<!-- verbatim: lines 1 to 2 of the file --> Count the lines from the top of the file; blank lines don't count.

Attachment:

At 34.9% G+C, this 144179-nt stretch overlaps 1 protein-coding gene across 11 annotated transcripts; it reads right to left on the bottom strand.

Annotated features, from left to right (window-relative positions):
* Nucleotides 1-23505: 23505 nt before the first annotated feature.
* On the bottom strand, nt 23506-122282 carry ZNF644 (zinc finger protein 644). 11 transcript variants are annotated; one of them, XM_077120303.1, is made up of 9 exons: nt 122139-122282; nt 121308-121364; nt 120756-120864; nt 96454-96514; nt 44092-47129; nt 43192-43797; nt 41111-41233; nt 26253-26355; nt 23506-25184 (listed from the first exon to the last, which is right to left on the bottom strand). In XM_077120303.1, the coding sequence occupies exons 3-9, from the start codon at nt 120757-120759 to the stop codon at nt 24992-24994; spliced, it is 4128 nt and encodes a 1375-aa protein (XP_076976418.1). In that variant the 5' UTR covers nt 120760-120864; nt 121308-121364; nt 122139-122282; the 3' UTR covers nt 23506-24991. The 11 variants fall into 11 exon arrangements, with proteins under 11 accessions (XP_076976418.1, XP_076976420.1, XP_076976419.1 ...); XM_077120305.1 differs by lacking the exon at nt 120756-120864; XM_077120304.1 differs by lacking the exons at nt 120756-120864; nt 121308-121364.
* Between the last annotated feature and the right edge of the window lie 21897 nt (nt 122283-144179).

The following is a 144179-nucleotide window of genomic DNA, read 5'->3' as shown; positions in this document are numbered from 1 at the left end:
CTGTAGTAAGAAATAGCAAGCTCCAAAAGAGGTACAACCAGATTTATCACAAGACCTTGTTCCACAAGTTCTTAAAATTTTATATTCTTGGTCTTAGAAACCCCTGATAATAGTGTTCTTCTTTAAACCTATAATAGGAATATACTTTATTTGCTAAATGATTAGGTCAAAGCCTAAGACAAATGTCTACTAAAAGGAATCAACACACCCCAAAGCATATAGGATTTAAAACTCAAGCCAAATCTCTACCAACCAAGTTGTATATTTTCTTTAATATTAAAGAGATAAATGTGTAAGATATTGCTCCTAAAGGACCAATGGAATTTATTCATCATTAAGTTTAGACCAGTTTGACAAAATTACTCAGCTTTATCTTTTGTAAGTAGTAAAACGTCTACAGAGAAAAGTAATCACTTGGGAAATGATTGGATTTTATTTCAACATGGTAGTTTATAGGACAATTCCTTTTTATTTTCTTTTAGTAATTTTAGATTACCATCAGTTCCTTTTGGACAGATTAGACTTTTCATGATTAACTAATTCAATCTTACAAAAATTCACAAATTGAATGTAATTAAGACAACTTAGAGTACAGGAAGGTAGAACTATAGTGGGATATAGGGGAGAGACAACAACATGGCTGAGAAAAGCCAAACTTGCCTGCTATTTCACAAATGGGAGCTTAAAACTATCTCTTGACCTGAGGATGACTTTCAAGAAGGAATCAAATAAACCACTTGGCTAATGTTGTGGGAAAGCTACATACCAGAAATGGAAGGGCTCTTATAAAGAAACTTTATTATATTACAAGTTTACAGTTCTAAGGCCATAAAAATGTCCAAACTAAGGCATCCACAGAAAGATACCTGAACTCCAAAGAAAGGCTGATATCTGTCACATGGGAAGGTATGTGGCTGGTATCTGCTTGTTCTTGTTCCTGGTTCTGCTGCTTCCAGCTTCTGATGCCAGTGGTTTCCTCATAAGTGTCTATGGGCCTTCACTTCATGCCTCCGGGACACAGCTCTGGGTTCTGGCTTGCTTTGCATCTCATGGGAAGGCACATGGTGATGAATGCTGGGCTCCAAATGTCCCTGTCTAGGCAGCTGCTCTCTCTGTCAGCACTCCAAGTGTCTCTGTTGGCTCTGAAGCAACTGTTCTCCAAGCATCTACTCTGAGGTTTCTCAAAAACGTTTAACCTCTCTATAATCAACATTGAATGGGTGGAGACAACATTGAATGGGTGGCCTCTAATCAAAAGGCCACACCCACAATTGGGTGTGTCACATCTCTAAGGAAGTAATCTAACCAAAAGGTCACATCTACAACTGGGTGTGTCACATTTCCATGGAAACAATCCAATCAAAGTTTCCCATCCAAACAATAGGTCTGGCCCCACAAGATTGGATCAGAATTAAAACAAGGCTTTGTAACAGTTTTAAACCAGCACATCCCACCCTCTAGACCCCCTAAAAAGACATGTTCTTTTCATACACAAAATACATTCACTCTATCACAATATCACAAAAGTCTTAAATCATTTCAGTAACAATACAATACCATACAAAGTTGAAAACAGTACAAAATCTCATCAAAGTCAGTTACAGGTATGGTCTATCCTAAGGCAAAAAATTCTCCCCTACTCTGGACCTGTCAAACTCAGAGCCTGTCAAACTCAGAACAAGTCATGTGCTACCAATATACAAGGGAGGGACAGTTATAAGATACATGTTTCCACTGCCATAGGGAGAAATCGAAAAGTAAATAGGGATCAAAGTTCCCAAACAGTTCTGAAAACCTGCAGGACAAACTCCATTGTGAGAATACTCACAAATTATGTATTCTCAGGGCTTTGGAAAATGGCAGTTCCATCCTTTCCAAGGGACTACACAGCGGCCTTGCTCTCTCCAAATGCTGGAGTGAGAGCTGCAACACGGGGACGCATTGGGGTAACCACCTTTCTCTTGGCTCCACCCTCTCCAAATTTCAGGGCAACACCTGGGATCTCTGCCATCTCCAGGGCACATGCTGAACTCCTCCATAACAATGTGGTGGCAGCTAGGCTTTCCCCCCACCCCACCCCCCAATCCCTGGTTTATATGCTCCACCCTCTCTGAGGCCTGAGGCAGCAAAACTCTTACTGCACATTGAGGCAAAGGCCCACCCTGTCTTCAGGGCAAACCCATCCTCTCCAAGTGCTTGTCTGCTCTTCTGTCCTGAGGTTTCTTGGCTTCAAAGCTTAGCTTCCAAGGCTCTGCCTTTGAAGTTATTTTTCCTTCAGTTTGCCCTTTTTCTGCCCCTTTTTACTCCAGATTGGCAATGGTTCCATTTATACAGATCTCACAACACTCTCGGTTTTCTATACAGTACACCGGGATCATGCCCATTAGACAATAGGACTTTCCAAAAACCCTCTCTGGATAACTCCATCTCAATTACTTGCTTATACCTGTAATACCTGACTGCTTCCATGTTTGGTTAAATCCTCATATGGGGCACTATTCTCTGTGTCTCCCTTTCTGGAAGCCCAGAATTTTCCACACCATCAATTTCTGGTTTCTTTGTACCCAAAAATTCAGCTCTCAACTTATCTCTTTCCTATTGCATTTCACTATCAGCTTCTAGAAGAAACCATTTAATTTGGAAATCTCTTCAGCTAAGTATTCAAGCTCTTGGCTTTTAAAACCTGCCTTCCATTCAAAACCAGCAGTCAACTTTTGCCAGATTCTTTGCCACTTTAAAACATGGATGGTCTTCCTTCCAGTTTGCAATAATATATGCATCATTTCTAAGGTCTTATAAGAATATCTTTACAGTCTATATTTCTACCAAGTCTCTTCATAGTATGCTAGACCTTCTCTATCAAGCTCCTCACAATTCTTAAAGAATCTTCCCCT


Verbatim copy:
At 34.9% G+C, this 144179-nt stretch overlaps 1 protein-coding gene across 11 annotated transcripts; it reads right to left on the bottom strand.

Annotated features, from left to right (window-relative positions):